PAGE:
As if to add to this mid-January fun, I just had a look at Virgin Radio's annual "Best 500 Songs of All Time" list, which came out a couple of weeks ago. Now, it's a pretty big undertaking to make such a list, and doing one every Christmas seems to devalue any possible achievement in winning it.

All that said, just check out that top 25. Virgin radio is awesome. Notice the lack of anyone who isn't a white guy. There's a 2006 song at number one (and it isn't 'Crazy' - that's at 255) which you may not agree with. So, there's a song which is a few months old deemed the greatest of all time. Can I get a what, what?

Further, 'America' by Razorlight is top ten. I wrote nice things about them earlier this year, mostly about their song 'Los Angeles Waltz' - incidentally, fact fans, that particular posting is the most searched-for page on AYGH; apparently continental Europeans love them that one lyric - but that song is rubbish, innit? Top ten best songs ever?

So look at their list and look to see where your favourite song charted. Just to save you a few minutes, here's a heads up... Arab Strap didn't quite make the list.

Here's a video of number 35...

Are you petrified of being petrified?

Since we gave the world Mr Blobby and the Spice Girls, I can't really say anything about American novelty acts, but a few nights I went to see one live. Thanks to a pizza place being very slow, I missed the entire set from blog-darlings Someone Still Loves You Boris Yeltsin, but apparently they were good.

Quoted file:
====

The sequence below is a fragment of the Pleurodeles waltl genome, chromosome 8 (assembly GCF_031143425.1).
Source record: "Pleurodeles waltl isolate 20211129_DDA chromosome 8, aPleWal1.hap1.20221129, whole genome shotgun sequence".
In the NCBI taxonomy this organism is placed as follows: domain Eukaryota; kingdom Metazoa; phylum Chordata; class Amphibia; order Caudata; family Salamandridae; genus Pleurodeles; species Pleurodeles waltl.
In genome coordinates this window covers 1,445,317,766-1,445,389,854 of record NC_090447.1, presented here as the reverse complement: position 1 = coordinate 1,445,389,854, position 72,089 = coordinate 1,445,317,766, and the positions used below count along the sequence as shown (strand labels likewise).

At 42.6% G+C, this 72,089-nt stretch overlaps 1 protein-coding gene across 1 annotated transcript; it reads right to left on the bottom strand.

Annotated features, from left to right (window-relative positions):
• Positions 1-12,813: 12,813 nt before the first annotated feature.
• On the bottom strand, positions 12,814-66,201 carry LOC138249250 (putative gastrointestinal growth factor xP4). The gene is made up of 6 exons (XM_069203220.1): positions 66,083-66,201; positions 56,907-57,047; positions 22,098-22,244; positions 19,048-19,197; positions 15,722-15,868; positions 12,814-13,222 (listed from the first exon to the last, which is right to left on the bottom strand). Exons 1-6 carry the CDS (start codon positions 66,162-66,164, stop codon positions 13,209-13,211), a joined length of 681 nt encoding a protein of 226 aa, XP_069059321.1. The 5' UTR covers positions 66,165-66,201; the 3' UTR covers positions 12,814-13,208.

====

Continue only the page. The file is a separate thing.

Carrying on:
I did, though, make it in time for Harry and the Potters. Two guys, both of them look like physics club secretaries, play songs about J.K. Rowling's juggernaut-books, and release balloons onto the crowd. They're kinda like They Might Be Giants, in that they're obviously big dorks but they play fun songs, many of which are under 90 seconds in length. The only difference is that these guys only sing about fictional wizards. If you're not a fan of those books/films, there's not much for you to see, but since I am...

They played songs like 'Voldemort Can't Stop the Rock', 'Cornelius Fudge is an Ass', 'Save Ginny Weasley', 'This Book Is So Awesome' and 'The Godfather'. They played for an hour, which is surprising given the brevity of some of the songs - like 'S.P.E.W.' which only features people shouting "Spew!" into the microphone. At one point, they tell a really convoluted story about Ghostbusters II and how it makes Voldemort sad. The songs are in a rough chronology with the books, which is weird. Lots of audience participation, jumping into the crowd, dancing... it wasn't a very big crowd, but they made it very fun. Best lyric of the night, in a song about Cho Chang: "I wish I didn't bring up Cedric Diggory / It's weird talking about your dead ex-boyfriend over coffee."